One Friday in September 2018, I rode in the hills of the Dolomites in Italy.
It was day one of the Haute route, my first Haute route.
It was one of the worst days I’ve ever had on a bike.
The last climb was called the Sella, it was enormous; at the end of an enormous day and I remember climbing off my bike in a village at the foot of that climb and looking upwards and understanding that I would never be able to get to the top.
I was not fit enough, I was not good enough, I was not young enough, what was I doing there?
I realised that it was a long walk with a bike and that the only thing I had was the next peddle stroke and then the one after that.
About two hours later I managed to reach the summit.
It was brutal.
The next day I rode with Suzy. We had met her the day before the Haute route started and that’s the only day I’ve ever ridden a bike with Suzy although we’ve met on two Haute routes.
On day two she was lying third in the women’s race (I had no aspirations of any sort of position anywhere near anyone).
That day she had one of the worst days on a bike.
It kind of mimicked the day that I had the day before.
That day was probably, almost certainly the best day I have ever had on a bike.
For that reason, Suzy and I were close in ability and I was able to ride in front of her, letting her grab my wheel (metaphorically) and rode all the way through the Stade with a massive smile on my face, loving every minute.
When we finished after another brutal day, Suzy broke into tears and was inconsolable for about 5 minutes.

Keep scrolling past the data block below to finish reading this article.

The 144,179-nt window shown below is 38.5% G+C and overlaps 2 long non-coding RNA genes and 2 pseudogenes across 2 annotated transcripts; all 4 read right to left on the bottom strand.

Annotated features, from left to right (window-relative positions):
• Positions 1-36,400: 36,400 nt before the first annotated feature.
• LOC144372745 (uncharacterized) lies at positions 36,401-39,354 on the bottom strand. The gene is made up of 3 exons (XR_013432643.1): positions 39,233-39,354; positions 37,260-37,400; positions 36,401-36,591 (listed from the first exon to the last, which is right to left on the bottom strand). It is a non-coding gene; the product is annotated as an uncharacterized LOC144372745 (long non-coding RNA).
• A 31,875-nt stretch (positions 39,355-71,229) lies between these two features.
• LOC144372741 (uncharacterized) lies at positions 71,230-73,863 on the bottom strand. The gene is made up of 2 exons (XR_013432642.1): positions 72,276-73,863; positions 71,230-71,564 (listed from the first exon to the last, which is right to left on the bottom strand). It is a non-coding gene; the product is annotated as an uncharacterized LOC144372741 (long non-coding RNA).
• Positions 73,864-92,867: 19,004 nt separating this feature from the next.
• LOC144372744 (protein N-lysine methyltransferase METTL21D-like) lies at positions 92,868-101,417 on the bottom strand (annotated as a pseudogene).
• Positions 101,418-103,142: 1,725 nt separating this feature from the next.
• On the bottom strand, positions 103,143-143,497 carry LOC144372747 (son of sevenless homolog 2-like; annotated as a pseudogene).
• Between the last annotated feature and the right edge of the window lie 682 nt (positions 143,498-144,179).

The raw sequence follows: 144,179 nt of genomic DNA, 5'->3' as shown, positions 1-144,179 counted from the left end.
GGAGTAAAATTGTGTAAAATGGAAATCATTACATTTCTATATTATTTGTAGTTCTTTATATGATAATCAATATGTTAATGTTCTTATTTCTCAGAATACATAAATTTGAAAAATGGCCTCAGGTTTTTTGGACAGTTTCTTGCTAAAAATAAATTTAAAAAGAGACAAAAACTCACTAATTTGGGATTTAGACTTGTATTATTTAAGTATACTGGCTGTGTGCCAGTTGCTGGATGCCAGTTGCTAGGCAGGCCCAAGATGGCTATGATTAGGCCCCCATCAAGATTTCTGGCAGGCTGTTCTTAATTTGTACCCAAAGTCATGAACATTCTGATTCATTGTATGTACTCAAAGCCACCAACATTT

I have been there too at the end of things like that and sometimes wonder what it’s all about.
Firstly, stamina is about turning the peddle in that village on day one.
Failure is temporary, it’s giving up that makes it permanent.
Secondly, stamina is about preparing for the opportunity.
Eight weeks before the Haute route I would never have managed day one let alone day 2 and forget day 3.
The preparation through that final eight weeks was what got me through the 3 days.
Finally, the tears at the end are the understanding that you have given everything you can and finally gotten to a place of relief and honestly, there is almost no feeling better than that in the world.
The punch line is that Suzy rode through the time trial in day 3 and finished 3rd on the podium and collected a cheque for her 3rd place.
I got the glory of a bit of tin around my neck and for just finishing something which I felt was beyond me in the first two hours into the first day.
You earn the stamina through the practice; you prepare for the opportunity and at some point, feel the relief that you’ve achieved something.
It doesn’t just apply to cycling.
Do you get it?
Blog Post Number - 2613